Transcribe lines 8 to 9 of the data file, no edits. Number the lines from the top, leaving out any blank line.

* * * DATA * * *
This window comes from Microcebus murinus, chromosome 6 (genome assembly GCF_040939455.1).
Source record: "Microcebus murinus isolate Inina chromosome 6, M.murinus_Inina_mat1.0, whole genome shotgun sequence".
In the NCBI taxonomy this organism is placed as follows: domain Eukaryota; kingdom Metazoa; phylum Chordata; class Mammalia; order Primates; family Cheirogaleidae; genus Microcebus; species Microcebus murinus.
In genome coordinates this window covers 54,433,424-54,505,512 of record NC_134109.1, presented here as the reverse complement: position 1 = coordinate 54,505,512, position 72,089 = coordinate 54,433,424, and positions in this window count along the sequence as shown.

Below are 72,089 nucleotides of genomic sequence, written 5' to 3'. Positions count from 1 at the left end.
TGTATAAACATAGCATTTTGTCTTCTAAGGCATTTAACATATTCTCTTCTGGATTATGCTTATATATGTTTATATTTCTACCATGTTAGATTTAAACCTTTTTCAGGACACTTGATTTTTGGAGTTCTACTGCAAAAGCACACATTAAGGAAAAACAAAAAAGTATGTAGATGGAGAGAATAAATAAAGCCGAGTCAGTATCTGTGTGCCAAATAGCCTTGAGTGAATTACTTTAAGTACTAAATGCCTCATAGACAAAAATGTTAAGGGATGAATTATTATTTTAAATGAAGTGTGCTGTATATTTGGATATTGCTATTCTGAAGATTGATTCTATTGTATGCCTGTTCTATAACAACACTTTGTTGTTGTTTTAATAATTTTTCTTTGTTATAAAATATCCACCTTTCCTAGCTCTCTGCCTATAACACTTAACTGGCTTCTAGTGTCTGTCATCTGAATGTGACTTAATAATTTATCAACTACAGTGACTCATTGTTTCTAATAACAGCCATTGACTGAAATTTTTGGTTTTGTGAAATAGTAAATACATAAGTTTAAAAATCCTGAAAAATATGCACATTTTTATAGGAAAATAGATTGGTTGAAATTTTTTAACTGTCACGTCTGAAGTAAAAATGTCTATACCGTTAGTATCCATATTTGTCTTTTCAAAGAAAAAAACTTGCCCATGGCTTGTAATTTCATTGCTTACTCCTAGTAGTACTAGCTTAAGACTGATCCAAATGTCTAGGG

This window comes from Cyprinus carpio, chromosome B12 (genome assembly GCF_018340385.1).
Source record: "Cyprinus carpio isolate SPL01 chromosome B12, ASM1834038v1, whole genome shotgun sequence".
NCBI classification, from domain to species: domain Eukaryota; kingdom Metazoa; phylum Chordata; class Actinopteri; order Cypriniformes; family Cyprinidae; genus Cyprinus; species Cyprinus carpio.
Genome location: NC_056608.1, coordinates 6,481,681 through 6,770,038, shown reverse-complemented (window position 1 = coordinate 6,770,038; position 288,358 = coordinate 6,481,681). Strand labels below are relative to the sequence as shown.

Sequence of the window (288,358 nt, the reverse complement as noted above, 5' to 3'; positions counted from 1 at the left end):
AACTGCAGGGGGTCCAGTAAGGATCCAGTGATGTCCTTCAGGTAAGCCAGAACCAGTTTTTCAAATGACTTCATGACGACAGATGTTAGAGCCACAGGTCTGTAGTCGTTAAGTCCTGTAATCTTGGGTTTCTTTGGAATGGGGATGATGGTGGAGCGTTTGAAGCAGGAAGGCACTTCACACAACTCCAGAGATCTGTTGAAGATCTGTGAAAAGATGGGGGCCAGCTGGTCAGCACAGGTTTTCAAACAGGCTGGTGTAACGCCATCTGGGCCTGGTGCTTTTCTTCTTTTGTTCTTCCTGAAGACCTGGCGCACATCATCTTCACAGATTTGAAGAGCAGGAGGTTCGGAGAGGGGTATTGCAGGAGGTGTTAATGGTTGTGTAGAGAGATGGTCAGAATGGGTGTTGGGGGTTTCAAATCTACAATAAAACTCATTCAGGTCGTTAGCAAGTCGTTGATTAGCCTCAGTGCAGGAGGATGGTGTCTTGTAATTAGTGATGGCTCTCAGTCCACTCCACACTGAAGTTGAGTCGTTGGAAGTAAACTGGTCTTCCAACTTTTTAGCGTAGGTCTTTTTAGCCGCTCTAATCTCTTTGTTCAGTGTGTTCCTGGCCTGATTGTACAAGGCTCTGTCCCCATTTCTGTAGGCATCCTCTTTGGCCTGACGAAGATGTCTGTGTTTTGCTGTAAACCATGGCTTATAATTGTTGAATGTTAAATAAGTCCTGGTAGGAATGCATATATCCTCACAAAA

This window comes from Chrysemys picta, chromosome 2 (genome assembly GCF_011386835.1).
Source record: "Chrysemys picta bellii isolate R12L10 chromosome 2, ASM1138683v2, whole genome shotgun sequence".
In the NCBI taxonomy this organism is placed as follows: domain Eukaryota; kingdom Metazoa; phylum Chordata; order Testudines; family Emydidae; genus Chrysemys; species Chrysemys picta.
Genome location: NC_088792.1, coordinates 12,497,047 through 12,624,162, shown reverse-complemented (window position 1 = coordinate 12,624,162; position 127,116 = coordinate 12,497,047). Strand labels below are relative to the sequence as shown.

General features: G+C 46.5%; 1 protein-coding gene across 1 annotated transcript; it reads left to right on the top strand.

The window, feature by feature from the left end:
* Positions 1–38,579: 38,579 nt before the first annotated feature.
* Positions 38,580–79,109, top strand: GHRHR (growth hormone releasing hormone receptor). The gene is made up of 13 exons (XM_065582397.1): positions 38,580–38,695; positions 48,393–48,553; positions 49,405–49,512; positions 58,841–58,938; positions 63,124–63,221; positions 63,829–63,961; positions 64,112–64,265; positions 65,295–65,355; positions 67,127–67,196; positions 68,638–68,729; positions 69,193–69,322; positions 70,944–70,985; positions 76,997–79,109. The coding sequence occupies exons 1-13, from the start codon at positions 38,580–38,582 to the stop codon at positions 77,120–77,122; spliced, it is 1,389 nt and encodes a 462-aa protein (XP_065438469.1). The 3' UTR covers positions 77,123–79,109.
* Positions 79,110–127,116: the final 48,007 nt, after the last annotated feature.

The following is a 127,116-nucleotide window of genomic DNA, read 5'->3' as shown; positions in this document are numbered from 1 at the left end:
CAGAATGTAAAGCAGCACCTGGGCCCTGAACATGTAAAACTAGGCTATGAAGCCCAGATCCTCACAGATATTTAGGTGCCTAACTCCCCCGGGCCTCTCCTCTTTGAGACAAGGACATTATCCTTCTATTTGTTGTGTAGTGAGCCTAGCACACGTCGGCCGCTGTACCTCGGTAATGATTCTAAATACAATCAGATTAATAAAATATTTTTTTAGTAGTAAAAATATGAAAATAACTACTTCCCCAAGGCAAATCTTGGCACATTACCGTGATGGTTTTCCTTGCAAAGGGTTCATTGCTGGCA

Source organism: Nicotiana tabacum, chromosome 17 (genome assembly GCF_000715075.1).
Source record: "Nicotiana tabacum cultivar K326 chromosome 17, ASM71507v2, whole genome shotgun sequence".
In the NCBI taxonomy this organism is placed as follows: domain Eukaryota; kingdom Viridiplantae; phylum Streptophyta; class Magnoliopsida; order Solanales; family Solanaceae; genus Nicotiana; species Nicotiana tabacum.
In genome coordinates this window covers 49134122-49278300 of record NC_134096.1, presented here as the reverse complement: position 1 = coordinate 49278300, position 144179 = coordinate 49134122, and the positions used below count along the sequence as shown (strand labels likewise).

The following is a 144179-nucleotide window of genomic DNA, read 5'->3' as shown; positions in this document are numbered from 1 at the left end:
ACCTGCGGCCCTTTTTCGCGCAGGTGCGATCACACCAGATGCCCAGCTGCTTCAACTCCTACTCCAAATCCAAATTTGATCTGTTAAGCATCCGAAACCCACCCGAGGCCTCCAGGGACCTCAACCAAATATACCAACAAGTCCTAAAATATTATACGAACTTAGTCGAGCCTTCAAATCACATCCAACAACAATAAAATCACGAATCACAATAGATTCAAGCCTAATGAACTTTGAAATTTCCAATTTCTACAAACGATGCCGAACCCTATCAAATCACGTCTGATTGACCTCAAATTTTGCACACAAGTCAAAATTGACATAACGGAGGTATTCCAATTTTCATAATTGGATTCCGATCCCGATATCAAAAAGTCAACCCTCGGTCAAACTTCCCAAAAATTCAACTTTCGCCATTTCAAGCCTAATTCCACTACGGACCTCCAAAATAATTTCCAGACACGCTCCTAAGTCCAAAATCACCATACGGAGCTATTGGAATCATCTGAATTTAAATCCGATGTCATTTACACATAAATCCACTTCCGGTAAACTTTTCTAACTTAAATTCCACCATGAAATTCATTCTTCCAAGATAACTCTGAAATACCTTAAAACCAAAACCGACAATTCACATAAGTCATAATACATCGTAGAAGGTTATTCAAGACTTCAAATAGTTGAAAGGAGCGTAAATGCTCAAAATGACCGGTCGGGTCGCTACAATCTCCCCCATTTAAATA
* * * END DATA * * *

Source record: "Cyprinus carpio isolate SPL01 chromosome B12, ASM1834038v1, whole genome shotgun sequence".
NCBI classification, from domain to species: domain Eukaryota; kingdom Metazoa; phylum Chordata; class Actinopteri; order Cypriniformes; family Cyprinidae; genus Cyprinus; species Cyprinus carpio.